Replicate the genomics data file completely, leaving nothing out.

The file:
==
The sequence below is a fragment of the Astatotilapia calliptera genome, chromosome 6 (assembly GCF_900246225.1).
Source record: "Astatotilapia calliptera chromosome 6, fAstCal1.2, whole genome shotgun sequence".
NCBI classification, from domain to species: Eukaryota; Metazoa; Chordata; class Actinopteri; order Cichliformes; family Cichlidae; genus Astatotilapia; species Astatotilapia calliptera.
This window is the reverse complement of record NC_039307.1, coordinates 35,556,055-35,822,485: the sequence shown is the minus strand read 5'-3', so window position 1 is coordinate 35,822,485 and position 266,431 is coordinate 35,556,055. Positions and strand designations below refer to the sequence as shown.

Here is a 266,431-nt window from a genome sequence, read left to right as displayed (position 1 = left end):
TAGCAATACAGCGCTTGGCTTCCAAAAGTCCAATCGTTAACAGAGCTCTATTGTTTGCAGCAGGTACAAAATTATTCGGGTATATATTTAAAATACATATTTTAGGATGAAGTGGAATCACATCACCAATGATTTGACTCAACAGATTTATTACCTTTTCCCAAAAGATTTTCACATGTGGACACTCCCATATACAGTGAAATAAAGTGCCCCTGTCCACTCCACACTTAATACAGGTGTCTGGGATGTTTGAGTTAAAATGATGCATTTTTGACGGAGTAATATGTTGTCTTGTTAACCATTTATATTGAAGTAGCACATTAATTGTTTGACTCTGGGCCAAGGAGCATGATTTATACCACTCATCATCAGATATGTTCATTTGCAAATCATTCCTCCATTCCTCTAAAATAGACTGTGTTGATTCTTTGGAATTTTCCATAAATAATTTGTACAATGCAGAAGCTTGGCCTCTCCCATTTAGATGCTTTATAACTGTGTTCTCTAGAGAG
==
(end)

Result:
The sequence below is a fragment of the Astatotilapia calliptera genome, chromosome 6 (assembly GCF_900246225.1).
Source record: "Astatotilapia calliptera chromosome 6, fAstCal1.2, whole genome shotgun sequence".
NCBI classification, from domain to species: Eukaryota; Metazoa; Chordata; class Actinopteri; order Cichliformes; family Cichlidae; genus Astatotilapia; species Astatotilapia calliptera.
This window is the reverse complement of record NC_039307.1, coordinates 35,556,055-35,822,485: the sequence shown is the minus strand read 5'-3', so window position 1 is coordinate 35,822,485 and position 266,431 is coordinate 35,556,055. Positions and strand designations below refer to the sequence as shown.

Here is a 266,431-nt window from a genome sequence, read left to right as displayed (position 1 = left end):
TAGCAATACAGCGCTTGGCTTCCAAAAGTCCAATCGTTAACAGAGCTCTATTGTTTGCAGCAGGTACAAAATTATTCGGGTATATATTTAAAATACATATTTTAGGATGAAGTGGAATCACATCACCAATGATTTGACTCAACAGATTTATTACCTTTTCCCAAAAGATTTTCACATGTGGACACTCCCATATACAGTGAAATAAAGTGCCCCTGTCCACTCCACACTTAATACAGGTGTCTGGGATGTTTGAGTTAAAATGATGCATTTTTGACGGAGTAATATGTTGTCTTGTTAACCATTTATATTGAAGTAGCACATTAATTGTTTGACTCTGGGCCAAGGAGCATGATTTATACCACTCATCATCAGATATGTTCATTTGCAAATCATTCCTCCATTCCTCTAAAATAGACTGTGTTGATTCTTTGGAATTTTCCATAAATAATTTGTACAATGCAGAAGCTTGGCCTCTCCCATTTAGATGCTTTATAACTGTGTTCTCTAGAGAG